The Bridge Chicago is a way to offer the resources of Mission:USA to help people do good ministry.
Lee Younger on episode 15 of Say That. Get it free on iTunes
I have this serious issue where I continually attract clingy guys. I’m 17, but pretty involved in the 20somethings group at my church (long story). A lot of the socially awkward guys tend to hang around me, apparently because I’m nice to them. This has made for some awkward situations and some of the guys coming on to me in really inappropriate ways. I’m just friendly and honestly don’t realize it happening at first. I want to love them, but I know there are boundaries. What do I do?
Answer: Yeah, niceness doesn’t always work out as well as we think it will. Obviously the first thing you need to do is go to whoever is in charge of the group at your church and tell them that these dudes are behaving in a way that makes you uncomfortable. The situation is their fault and not yours, so the straightening out needs to be on their end. That being said, since you have noticed this pattern in your life, there are some things we can look at to avoid these situations in the future.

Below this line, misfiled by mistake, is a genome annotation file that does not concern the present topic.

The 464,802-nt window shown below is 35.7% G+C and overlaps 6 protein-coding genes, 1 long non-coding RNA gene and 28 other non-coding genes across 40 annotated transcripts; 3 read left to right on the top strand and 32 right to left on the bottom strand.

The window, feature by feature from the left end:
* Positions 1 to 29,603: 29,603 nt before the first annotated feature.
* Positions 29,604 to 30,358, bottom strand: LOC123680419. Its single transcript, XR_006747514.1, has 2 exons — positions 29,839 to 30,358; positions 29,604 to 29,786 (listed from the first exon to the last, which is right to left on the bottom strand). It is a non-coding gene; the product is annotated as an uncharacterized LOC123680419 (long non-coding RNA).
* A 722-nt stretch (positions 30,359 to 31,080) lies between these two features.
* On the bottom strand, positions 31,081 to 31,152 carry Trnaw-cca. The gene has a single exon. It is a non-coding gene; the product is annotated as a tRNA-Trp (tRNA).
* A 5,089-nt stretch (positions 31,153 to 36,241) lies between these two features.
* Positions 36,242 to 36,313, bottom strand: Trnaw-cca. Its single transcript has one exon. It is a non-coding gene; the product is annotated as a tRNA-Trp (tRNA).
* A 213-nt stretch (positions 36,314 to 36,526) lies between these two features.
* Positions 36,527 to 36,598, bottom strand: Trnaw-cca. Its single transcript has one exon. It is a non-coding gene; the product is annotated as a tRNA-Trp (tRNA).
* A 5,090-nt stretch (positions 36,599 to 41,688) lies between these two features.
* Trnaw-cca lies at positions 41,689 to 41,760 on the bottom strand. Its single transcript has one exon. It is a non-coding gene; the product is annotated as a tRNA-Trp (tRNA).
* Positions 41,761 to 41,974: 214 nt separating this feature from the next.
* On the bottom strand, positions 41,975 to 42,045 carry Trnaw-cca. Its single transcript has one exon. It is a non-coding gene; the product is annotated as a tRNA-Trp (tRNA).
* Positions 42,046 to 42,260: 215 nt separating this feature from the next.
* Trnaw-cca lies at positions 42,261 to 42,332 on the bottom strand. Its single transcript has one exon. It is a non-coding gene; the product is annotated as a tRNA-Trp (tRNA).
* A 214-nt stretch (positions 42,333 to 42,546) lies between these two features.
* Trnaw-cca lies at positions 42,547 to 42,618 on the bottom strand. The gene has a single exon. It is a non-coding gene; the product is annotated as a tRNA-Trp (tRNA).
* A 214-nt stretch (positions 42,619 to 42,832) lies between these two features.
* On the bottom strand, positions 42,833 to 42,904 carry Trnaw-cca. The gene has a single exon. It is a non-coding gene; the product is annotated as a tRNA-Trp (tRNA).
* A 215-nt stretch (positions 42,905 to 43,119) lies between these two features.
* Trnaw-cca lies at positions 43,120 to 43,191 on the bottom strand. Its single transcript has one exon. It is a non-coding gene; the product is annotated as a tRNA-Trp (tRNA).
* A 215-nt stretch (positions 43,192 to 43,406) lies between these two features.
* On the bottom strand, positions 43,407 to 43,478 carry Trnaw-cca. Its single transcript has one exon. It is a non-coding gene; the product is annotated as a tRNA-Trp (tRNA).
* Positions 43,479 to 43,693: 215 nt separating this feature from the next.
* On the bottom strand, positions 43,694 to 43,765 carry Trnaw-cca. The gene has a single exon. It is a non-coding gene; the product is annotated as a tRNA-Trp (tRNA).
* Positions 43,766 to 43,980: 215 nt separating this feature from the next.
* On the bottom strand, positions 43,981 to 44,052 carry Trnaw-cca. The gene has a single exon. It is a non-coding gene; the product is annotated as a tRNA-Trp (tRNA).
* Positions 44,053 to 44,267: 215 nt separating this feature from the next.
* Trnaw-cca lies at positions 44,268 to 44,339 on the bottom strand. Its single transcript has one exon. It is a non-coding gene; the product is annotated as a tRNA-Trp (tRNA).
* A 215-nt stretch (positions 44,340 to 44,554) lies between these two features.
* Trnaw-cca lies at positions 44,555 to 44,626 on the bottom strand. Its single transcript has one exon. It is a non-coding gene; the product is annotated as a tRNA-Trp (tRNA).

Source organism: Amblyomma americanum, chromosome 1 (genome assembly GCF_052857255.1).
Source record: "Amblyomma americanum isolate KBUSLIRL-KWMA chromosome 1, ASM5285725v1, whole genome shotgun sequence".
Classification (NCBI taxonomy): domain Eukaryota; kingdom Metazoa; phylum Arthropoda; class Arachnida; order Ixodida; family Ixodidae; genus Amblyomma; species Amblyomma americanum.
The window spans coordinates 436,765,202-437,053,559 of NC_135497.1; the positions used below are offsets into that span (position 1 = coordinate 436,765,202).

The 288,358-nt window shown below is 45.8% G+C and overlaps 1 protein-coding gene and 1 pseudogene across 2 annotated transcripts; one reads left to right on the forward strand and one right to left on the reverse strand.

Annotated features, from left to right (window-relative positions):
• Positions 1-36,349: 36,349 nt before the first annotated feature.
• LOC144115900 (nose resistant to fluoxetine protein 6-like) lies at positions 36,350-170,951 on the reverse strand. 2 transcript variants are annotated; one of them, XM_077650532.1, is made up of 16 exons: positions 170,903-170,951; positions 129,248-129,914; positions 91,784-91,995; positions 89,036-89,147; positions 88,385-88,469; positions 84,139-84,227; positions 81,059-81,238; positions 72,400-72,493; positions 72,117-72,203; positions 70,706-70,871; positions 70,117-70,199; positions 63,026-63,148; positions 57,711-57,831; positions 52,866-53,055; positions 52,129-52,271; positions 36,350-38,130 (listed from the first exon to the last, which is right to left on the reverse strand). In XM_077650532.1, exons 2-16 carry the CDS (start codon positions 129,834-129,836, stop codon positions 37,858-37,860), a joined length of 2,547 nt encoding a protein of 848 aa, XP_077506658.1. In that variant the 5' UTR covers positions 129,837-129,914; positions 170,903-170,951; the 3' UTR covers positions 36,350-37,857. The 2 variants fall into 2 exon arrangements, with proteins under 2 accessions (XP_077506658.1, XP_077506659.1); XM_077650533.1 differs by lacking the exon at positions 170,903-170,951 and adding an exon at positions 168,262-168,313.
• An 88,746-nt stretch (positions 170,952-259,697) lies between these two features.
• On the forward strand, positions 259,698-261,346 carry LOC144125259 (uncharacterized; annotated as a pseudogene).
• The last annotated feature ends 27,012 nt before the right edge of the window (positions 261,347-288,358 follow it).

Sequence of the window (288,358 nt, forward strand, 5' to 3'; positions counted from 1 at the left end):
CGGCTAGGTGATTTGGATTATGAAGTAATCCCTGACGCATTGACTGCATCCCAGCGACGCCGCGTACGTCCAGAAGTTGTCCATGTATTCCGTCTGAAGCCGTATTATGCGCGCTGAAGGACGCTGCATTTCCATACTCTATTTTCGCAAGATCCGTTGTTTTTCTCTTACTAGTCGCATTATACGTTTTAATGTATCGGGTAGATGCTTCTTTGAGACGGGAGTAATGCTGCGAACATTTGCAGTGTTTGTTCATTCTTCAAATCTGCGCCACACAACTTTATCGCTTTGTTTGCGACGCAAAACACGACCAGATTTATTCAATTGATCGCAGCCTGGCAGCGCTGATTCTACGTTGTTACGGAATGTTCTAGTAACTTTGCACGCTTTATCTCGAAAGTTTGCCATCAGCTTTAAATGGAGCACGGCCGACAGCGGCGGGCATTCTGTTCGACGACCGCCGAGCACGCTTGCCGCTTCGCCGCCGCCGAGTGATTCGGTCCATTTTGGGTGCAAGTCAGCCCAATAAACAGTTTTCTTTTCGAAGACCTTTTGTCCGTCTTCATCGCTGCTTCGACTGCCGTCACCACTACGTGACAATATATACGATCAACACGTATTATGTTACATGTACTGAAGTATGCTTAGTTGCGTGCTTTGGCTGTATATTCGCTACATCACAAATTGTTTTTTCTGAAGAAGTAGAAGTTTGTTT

All the behaviors you are describing, clinginess, social awkwardness, 20 somethings hitting on a 17 year old, are all hallmarks of guys (both genders really, but we are focusing on guys) who are deeply insecure. So dude has never had the confidence to talk to girls, and now a young lady is being sweet to him and he misreads that as a signal of undying love and away we go with the clumsy advances. There is no malice in that so it is easy to just grin and bear it, but in the end that is not doing anyone any favors.
The problem is that a lot of Christians define nice as “never confronting anyone about anything until is builds up so long that our church splits”. That is not helpful and not accurate. There is a way to be nice and make it clear that you are not cool with someone’s behavior. “I’m flattered by the offer, by I’m just not interested in dating you and I don’t want church to be awkward, so why don’t we just move on and be friends?”. You don’t have to call his haircut stupid or bring up that he largely speaks in cartoon references or that he smells vaguely of corn dogs. It is perfectly possible to be clear, firm, and nice all at the same time. And it is exponentially more effective the earlier in the process that it happens.
Matt from The Bridge